Connect with us

Competitive depth has finally arrived on Ohio State offensive line

Nicholas Petit Frère-Ohio State-Buckeyes-Ohio State football
Ohio State offensive tackle Nicholas Petit-Frere is in a battle for a starting job for the Buckeyes. (Birm/Lettermen Row)

Question Of The Day

Competitive depth has finally arrived on Ohio State offensive line

The speculation, debate and conversations about Ohio State never end, and Lettermen Row is always ready to dive into the discussions. All week long, senior writer Austin Ward will field topics about the Buckeyes submitted by readers and break down anything that’s on the minds of the Best Damn Fans in the Land. Have a question that needs to be tackled, like the one today about the Ohio State and the offensive line? Send it in right here — and check back daily for the answers.

No, Ohio State hasn’t settled on a group of starters for the offensive line. But that is probably the surest sign that the program is on pace to get the unit back on track to performing at a championship level.

For the first time in years, the Buckeyes have real depth, actual versatility and the ability to decide whether it would rather rotate fresh bodies up front or allow chemistry to grow with a consistent group of five guys. Honestly, Urban Meyer never had any of those luxuries and spent his entire tenure with the program trying to rebuild the offensive line into the kind of shape that Ryan Day has now inherited during his first season in charge.

The Buckeyes are clearly inexperienced after losing four full-time starters after their latest Big Ten championship campaign. But position coach Greg Studrawa has never had this much raw talent to work with at Ohio State, and the fact that he doesn’t have a clear-cut depth chart after just one week of practices is a welcome change for him.

A healthy Thayer Munford isn’t going to be displaced at left tackle any time soon. Rutgers graduate transfer Jonah Jackson would appear to be a relatively safe bet to start the opener at left guard, Josh Myers is well on the way to solidifying his role at center and Wyatt Davis is effectively entrenched at right guard. But right tackle remains up for grabs between Branden Bowen and Nicholas Petit-Frere, Joshua Alabi proved with his fill-in start in the Rose Bowl that he can perform at a high level off the bench — and Harry Miller has wasted absolutely no time looking like a potential contributor even as a true freshman.

“I feel as good as I’ve felt in the last couple years in terms of our depth,” Day said. “We have seven or eight guys that can get in there right now and play.

“When you look at it, guys with experience out there, probably more than we had in the past. Then we’re encouraged by some young guys. Maybe we’ll be playing depth as it goes on. If guys deserve a chance to play, we would roll guys like we did at receiver last year.”

It would still qualify as a surprise if the Buckeyes did substitute as freely up front as they do at other positions given the usual emphasis on developing chemistry, consistency and familiarity on the line. But the fact that Ohio State is even able to consider it is a clear sign of progress and surely a comforting thought for Day, who should have a sturdier security net than Meyer even had in the trenches.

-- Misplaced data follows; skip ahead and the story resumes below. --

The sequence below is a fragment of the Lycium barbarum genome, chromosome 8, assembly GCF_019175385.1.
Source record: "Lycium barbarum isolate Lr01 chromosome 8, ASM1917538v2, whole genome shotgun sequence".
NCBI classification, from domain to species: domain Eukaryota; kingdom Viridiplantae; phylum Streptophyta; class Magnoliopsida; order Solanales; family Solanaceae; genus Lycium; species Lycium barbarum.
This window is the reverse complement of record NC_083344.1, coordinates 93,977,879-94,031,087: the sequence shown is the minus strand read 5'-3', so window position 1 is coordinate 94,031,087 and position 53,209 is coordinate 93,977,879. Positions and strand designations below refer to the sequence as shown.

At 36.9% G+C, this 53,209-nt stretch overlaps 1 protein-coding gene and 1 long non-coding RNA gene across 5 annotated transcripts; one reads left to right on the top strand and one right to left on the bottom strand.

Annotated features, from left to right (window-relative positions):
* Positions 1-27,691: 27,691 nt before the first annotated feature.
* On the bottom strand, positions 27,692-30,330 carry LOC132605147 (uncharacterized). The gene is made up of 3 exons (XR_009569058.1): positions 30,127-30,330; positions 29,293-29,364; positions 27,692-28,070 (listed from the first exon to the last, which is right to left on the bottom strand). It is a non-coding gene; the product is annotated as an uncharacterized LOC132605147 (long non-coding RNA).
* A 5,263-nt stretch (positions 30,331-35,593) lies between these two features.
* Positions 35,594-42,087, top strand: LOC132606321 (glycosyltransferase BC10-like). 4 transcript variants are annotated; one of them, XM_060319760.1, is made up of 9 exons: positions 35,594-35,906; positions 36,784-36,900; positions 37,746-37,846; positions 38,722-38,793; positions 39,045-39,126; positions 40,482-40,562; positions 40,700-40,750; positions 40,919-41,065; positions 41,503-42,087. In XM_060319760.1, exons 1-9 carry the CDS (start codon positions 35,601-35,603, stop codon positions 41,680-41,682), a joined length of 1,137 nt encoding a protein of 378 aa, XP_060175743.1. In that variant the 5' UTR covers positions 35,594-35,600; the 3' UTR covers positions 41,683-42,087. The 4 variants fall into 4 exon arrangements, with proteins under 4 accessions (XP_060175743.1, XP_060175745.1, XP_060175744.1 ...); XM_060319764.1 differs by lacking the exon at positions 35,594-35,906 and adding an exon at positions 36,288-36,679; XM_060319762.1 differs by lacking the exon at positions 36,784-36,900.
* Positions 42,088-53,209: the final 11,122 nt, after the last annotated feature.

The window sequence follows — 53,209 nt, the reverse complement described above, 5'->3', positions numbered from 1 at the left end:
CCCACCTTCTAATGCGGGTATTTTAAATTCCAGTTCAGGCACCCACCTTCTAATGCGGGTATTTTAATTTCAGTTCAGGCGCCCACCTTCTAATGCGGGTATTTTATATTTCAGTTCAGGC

The Buckeyes had some well-documented issues at times last season as run blockers, particularly in short-yardage situations. And by their own admission, there were struggles adjusting to the Run-Pass Option schemes the program was using while playing in a system that clearly favored the passing attack with Dwayne Haskins at quarterback.

But if Ohio State played on its heels a year ago, it should be back on its toes now. For one thing, it is going to have more of a rushing threat at the position with Justin Fields running the attack. And while Fields gets his feet wet early, the play-calling will almost certainly lean more heavily on a downhill ground game with J.K. Dobbins returning in the best shape of his career at tailback and a star-studded group of former recruits ready to tap into their enormous potential on the line.

“I had a really good feeling we were going to be as deep as we’ve been,” Studrawa said. “That hasn’t disappointed me. We’re right where I thought we’d be. The competition is unbelievable.”

Does that mean the starting lineup is unsettled for the Buckeyes? Maybe. But they certainly aren’t uncomfortable with their options, because they’ve got more of them than the program has had in years.

Miss any previous editions of Question of the Day? Catch up right here.


Austin Ward is Lettermen Row's senior writer covering Ohio State football and basketball. The award-winning journalist has covered the Buckeyes since 2012, spending five of those seasons working for ESPN after previous stints at the Casper Star-Tribune and Knoxville News Sentinel.

To Top